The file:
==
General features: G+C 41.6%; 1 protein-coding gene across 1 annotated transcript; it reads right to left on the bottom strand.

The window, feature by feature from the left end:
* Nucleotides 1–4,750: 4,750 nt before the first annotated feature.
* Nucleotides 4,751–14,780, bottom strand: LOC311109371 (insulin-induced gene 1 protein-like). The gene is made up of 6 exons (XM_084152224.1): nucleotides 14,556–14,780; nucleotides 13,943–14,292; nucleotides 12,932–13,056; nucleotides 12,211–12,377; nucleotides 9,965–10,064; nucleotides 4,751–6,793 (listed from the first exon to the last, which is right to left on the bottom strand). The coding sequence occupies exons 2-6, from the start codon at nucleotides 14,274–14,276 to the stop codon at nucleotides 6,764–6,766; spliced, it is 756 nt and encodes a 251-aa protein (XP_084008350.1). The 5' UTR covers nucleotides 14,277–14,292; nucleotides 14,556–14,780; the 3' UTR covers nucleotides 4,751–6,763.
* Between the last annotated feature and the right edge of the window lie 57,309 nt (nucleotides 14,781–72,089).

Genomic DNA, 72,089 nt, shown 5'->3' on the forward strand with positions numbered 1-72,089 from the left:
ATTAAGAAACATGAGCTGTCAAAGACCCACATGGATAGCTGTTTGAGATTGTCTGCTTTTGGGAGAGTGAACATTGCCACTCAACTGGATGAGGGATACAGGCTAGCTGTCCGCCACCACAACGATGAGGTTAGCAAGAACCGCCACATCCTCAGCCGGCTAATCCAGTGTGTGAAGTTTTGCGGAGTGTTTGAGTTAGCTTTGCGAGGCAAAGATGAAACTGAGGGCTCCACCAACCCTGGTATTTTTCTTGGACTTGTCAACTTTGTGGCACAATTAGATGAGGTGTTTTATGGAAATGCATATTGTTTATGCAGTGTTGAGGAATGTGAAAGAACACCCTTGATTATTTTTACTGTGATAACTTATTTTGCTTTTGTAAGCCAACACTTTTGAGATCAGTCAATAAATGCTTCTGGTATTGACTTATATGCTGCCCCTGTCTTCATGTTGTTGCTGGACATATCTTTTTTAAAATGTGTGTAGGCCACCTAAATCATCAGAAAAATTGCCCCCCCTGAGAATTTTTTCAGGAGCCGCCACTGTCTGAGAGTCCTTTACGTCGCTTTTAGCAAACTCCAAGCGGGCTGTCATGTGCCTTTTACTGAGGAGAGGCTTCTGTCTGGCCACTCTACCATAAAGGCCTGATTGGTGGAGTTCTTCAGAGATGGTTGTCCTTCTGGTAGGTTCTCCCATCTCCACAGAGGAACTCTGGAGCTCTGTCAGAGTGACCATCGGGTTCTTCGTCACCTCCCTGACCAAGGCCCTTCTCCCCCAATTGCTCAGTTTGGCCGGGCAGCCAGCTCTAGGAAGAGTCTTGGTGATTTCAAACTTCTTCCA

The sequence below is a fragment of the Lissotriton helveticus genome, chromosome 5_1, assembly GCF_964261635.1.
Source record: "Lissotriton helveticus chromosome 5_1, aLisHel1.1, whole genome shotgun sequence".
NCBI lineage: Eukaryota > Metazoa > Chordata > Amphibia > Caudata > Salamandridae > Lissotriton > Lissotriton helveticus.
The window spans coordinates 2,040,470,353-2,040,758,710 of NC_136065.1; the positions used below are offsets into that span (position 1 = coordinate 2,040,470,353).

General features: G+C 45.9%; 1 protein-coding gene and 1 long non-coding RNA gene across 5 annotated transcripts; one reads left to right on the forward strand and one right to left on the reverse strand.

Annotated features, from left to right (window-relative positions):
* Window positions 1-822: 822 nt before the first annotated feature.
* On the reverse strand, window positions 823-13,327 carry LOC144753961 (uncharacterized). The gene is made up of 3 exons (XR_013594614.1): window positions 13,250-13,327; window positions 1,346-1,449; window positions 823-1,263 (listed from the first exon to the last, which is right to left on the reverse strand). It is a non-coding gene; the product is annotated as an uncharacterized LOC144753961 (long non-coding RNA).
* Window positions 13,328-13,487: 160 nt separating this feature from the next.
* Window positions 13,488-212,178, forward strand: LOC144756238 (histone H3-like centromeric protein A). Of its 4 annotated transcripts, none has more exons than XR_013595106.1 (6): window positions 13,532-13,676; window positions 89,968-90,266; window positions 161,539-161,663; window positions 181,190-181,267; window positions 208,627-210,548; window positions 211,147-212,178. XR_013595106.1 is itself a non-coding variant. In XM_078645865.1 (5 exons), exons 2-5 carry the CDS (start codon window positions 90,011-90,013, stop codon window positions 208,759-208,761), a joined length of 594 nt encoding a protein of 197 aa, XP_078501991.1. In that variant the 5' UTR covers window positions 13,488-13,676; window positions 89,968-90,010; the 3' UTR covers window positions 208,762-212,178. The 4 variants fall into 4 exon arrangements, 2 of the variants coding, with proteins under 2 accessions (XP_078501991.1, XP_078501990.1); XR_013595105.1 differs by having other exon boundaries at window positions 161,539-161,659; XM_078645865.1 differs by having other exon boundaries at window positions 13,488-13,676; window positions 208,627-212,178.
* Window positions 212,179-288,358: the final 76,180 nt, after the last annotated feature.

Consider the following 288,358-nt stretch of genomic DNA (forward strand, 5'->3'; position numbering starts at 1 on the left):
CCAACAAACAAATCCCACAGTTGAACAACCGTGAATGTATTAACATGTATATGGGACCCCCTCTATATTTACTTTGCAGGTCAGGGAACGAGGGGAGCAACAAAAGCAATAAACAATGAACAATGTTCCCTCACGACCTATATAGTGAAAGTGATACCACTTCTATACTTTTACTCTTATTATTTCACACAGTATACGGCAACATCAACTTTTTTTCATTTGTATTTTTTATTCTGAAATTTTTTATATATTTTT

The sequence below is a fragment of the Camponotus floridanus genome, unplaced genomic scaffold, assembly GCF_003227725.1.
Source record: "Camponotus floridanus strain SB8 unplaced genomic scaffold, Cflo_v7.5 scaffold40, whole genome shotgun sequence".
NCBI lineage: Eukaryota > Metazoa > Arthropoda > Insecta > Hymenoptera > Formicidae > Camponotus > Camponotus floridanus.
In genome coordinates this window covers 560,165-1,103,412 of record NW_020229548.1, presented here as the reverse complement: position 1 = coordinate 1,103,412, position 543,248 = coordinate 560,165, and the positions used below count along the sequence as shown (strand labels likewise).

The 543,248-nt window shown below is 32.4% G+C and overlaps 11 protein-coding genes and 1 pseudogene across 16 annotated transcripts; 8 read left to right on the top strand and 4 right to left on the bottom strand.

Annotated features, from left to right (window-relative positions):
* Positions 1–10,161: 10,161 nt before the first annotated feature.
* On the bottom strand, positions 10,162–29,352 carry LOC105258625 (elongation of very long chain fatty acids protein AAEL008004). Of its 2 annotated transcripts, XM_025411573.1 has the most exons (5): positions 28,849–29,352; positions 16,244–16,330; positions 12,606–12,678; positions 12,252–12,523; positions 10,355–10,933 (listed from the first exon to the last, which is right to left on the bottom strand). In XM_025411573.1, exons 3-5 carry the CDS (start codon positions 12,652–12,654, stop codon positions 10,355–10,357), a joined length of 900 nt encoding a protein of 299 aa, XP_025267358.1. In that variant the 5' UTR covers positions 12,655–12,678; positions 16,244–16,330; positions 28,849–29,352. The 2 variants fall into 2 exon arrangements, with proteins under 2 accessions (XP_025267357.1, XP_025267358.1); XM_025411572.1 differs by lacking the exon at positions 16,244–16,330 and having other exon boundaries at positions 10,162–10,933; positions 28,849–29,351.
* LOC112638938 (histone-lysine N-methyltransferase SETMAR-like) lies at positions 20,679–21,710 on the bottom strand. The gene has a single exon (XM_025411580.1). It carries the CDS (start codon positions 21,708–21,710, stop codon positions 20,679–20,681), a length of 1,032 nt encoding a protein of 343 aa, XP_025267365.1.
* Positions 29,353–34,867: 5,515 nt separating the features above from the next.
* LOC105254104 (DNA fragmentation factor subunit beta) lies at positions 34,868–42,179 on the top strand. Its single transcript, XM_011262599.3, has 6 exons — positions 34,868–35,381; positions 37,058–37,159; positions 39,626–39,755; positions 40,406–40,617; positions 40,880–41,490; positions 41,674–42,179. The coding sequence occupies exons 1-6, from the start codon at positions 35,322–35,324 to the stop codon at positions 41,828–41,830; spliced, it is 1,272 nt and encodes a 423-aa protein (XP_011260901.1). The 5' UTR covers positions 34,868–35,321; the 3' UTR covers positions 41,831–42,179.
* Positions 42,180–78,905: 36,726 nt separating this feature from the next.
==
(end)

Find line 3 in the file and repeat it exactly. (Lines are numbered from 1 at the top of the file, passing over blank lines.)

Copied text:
* Nucleotides 1–4,750: 4,750 nt before the first annotated feature.